Additional approaches employed to enhance the trustworthiness of the study's results included discussions with the library media specialist, the reading specialist, and a few of the classroom teachers to share interesting or unusual findings and to get their insights and reactions to my interpretations. Also, I discussed the findings and interpretations with a small group of children to gain further insights into the nature of children's use of technology for information retrieval. (12)

The Situation

In a naturalistic study, consideration of the impact and influence of the context of the research on the phenomena under investigation is an important part of data collection and analysis. Since some understanding of the situation is also important for understanding the findings presented here, key aspects of the research context are highlighted in this section.

The School and Students

The study school was located in a large suburban school district in the Washington, D.C., metropolitan area and had been in operation for one full year at the beginning of the data collection period. The school's population ranged from families in public housing communities who received public assistance (almost 7 percent of the school's student body received free or reduced-cost lunches) to those who lived in large and expensive homes; the majority of students, however, were from middle-class families. The total school enrollment was 872 students from preschool through sixth grade, but only the 679 students in grades one through six used the OPAC. About 8 percent of these OPAC users received special instruction related to identified learning disabilities and, with this added support, were able to function in regular classrooms. These disabilities did not appear to influence OPAC use.(13) About 18 percent of the students were classified as minorities, with about 8 percent Asian, 6 percent African-American, and 3 percent Hispanic. The performance of minority students at the OPAC did not seem to differ from the general behavior patterns of all students.

Curriculum and lnstruction

The school's primary curricular and instructional strategy was the integrated language arts program, which heightens reading and writing within the curriculum by treating these as fundamental to most learning experiences. One element of the program as adopted in the study school involved an emphasis on critical thinking skills and child-oriented, purposeful, self-directed activities. This instructional approach had many effects on the library media center's program and strongly influenced the findings of this study. The traditional basal reading text was not used in favor of trade books and self-selection of library media center materials. As a result, collection development was closely tied to both curriculum and children's interests. Availability of and access to materials became critical, because children were expected to find materials related to their interests and assignments. Thus, computer-based access tools became an essential part of the process of identifying materials.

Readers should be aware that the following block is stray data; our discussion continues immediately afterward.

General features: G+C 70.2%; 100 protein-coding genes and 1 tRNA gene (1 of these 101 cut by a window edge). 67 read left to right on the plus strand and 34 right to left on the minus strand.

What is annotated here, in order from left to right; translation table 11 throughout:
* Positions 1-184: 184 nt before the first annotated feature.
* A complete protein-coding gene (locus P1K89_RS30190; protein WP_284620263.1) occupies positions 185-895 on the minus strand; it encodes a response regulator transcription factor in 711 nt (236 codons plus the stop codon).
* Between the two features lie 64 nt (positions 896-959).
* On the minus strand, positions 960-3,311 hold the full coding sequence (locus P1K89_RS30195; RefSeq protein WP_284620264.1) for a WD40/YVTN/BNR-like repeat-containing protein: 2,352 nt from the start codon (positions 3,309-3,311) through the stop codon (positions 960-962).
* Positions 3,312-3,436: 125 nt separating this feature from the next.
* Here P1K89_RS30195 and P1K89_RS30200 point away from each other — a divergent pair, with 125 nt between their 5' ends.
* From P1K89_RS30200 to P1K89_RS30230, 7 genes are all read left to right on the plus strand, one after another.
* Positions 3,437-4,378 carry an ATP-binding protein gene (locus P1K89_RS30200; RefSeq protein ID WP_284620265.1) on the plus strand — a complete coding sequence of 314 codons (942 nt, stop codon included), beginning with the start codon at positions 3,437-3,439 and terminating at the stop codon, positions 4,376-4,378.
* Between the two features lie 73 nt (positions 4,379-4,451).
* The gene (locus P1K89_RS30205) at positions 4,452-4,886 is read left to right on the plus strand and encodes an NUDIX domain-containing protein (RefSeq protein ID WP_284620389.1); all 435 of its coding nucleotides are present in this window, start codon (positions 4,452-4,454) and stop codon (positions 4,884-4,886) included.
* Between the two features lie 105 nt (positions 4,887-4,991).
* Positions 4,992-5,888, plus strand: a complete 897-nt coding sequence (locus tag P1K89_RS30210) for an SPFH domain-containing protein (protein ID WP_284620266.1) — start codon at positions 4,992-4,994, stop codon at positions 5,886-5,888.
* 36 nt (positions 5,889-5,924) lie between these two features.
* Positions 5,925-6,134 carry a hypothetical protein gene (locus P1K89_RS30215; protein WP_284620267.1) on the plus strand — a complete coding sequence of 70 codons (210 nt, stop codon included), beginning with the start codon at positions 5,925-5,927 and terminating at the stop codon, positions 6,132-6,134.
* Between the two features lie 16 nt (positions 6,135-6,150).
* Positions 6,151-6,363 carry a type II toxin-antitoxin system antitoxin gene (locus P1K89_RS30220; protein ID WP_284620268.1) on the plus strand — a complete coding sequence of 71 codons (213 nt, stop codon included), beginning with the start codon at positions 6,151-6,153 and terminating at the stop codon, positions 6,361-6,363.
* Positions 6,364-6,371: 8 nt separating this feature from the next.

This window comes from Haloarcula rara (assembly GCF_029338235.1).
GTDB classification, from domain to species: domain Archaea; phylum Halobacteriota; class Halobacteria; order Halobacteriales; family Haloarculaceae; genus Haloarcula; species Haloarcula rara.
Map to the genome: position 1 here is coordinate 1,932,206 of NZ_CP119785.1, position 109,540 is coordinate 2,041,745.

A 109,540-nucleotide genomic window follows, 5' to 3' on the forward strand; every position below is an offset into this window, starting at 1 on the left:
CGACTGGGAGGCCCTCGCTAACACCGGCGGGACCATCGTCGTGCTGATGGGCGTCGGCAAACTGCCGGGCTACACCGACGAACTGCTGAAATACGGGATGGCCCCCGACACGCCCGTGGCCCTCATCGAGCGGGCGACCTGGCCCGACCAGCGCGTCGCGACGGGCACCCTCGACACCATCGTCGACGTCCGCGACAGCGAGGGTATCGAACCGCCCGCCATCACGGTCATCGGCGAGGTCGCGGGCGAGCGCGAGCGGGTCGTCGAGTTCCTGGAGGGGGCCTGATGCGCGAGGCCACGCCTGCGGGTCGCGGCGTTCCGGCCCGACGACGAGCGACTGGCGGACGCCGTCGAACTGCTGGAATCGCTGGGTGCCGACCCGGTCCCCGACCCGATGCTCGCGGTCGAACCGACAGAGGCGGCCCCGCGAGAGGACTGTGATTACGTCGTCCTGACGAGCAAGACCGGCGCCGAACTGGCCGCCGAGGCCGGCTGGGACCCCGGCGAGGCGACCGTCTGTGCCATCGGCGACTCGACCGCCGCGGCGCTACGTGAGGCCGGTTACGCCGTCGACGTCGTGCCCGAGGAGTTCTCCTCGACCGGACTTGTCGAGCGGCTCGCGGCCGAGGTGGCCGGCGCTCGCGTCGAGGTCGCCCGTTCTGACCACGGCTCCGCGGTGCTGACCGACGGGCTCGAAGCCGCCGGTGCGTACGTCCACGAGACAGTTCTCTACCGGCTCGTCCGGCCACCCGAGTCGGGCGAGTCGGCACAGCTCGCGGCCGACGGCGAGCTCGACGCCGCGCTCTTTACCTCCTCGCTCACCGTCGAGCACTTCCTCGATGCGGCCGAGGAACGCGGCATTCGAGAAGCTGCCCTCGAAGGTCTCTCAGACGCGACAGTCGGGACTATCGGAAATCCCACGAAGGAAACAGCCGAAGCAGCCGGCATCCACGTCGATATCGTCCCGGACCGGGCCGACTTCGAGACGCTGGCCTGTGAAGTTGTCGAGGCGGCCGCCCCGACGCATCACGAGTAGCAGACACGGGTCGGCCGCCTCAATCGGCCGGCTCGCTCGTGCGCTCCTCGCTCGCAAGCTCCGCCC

It is important to note that adoption of integrated language arts and its associated instructional techniques varied by grade. The second- and third-grade teachers were strong adherents to integration, use of trade materials, and children's following their own interests in selecting materials. For instance, children studying animals selected and read materials about animals of their own choice and then wrote and talked about the habitats, foods, or houses of those particular animals.

Most fifth-grade teachers followed a more traditional, subject-centered curriculum. Assignments were oriented to facts and did not emphasize critical thinking and application of facts. Teachers of first, fourth, and sixth grades seemed to take an intermediate position by using both approaches to varying extents. One of the most interesting findings of this study was that the instructional approach taken in the classroom integrated language arts or not-had an influence on children's OPAC behavior over time.

The Library Media Center